All vertebrate species are able to detect threats, and to behave appropriately in response to motivations to survive, thrive, and reproduce. In this domain, as well as maintaining homeostatic functions, there are typically competing values and competing opportunities: should I mate or hide from a predator, should I eat or mate, should I fight or flee or hide, should I back down in this fight or soldier on, should I find something to drink or sleep, and so forth. The underlying neural circuitry for essentially all of these decisions is understood if at all, then only in the barest outline. And they do involve some sense of “self”, which is a sort of brain-construction, not a feat of pattern recognition. Biological evolution favors those whose values and decision allow them to survive long enough to pass on their genes. But the dynamics of the neural business is poorly understood.
Not everything in the world is of equal interest across species. Dung beetles are highly motivated to seek dung; squirrels are not. On the other hand, squirrels are keen to find nuts and to distinguish between fresh and stale nuts, but dung beetles care not. Dogs are typically motivated to sniff the behinds of other dogs, humans are not. And so forth. Goals and plans to achieve them are internal to the animal. Often the stimuli are essentially neutral, but for the animal’s goal. So there are internal settings, some acquired but some not, that manipulate such pattern recognition functions as these animals deploy.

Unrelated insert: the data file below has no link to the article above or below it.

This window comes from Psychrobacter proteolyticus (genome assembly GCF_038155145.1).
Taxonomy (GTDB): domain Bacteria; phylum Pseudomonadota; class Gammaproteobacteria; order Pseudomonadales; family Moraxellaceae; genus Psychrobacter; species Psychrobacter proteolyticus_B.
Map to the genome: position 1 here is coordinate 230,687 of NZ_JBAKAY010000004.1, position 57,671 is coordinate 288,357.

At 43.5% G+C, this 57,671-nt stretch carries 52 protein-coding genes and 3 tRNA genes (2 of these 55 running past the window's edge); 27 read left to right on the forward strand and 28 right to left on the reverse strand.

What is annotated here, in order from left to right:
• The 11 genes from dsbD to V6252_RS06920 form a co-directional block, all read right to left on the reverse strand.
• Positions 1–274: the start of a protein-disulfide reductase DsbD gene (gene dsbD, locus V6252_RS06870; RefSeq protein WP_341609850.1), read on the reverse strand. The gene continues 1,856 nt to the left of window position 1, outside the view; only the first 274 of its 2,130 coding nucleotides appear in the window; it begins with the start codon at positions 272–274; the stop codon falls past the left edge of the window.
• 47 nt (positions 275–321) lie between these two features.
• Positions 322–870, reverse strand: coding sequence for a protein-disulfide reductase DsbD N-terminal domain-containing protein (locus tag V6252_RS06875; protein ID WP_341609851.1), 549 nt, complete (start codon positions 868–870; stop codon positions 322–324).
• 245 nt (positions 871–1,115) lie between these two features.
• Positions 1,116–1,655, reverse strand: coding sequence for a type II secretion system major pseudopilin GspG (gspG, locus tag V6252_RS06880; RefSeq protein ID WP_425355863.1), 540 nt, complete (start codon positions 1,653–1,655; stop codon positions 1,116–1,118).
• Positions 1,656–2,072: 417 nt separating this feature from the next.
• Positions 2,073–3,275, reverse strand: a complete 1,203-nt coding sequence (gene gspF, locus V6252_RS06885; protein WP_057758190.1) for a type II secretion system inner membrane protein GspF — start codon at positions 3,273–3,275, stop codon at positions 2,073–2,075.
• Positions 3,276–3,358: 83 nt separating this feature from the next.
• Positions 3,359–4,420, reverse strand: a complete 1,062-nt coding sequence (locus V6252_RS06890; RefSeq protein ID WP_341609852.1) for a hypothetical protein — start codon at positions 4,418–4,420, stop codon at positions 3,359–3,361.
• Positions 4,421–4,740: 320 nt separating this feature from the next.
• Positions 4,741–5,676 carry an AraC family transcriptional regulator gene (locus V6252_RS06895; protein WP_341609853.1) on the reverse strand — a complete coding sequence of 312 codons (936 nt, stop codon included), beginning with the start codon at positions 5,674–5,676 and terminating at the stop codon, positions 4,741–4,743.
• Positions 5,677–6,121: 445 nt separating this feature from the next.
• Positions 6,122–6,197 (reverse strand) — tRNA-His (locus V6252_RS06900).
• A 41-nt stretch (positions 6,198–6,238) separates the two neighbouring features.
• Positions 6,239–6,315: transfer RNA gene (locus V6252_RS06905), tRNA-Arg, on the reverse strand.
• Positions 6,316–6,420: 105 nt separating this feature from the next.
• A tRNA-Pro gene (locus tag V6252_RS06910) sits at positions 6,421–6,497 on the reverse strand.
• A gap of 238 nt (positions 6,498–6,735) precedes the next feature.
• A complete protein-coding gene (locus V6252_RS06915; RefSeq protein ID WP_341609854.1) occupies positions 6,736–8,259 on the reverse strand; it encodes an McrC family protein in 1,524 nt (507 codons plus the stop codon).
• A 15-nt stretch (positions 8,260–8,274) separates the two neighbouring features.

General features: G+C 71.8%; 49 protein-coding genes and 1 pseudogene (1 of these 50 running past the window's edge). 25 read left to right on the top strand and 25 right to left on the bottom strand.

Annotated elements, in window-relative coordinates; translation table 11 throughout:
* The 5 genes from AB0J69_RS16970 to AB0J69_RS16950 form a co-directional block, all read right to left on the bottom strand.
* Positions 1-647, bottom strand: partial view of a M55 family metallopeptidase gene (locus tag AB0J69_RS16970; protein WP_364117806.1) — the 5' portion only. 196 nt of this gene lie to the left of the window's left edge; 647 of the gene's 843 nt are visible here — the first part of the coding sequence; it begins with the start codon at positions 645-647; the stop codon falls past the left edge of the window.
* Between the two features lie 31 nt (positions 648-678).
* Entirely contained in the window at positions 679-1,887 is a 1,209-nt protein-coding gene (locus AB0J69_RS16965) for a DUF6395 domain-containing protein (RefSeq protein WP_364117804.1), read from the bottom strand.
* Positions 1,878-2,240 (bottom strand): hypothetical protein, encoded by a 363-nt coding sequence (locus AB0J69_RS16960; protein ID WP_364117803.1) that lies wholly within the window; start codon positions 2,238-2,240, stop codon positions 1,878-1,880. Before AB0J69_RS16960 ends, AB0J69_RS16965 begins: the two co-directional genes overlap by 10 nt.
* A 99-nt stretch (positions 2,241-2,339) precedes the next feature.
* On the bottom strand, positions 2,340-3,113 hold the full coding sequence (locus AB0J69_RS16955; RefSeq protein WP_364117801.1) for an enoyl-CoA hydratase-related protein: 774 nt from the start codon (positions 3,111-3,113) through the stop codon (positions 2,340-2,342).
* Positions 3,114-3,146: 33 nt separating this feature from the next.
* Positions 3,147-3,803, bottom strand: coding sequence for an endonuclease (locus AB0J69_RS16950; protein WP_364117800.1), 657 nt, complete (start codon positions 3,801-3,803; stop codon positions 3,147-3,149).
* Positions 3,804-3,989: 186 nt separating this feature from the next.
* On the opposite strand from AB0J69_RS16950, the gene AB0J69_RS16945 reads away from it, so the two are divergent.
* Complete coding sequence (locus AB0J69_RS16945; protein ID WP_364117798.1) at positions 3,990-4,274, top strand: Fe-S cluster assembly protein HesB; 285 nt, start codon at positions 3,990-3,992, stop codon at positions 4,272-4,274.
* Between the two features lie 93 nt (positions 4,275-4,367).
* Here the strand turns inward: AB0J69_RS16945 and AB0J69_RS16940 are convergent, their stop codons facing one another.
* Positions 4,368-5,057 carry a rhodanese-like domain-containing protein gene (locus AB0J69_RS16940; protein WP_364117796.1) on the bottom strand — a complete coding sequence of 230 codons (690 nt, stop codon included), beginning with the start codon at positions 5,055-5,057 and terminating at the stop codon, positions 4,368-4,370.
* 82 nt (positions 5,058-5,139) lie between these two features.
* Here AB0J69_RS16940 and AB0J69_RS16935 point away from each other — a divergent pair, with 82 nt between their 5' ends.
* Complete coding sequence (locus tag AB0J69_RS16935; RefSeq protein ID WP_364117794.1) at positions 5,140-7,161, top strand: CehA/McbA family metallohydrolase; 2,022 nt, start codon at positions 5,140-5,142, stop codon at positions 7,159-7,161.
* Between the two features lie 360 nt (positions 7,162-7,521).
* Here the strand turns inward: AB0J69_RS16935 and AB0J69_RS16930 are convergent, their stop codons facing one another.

Mammals, at least, appear to build causal models of the world. Since causality is a stronger relation that correlation, the standard real-brain tactic for upgrading to causality involves intervention and manipulation. This may be easier for an animal that can move than a stationary, if deep, learning machine. The capacity for movement, especially if you have limbs, is anything but simple, that we do know.